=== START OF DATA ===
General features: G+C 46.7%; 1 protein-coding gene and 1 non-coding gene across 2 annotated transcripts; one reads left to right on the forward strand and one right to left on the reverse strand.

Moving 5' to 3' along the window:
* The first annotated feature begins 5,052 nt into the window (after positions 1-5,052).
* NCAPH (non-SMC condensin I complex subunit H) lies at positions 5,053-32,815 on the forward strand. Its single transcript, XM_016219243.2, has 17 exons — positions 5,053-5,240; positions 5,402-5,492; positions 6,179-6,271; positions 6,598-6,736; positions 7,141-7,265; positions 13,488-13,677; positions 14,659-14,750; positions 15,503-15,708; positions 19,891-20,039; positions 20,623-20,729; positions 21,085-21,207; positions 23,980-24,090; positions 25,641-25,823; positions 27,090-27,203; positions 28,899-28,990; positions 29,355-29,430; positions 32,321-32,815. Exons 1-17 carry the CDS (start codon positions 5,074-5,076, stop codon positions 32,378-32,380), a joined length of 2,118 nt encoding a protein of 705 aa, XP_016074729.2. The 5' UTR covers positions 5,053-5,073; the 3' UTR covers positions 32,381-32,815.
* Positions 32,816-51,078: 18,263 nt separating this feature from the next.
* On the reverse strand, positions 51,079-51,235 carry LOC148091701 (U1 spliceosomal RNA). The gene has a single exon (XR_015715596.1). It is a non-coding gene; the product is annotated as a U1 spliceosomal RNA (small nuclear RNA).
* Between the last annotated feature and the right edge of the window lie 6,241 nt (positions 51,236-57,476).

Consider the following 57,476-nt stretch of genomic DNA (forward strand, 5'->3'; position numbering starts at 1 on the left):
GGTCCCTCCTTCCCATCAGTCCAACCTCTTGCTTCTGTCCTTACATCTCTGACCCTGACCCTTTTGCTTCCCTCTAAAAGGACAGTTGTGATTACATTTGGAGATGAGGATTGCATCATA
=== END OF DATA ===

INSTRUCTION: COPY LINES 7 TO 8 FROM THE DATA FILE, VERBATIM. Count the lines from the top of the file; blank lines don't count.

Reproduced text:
* Between the last annotated feature and the right edge of the window lie 6,241 nt (positions 51,236-57,476).

Consider the following 57,476-nt stretch of genomic DNA (forward strand, 5'->3'; position numbering starts at 1 on the left):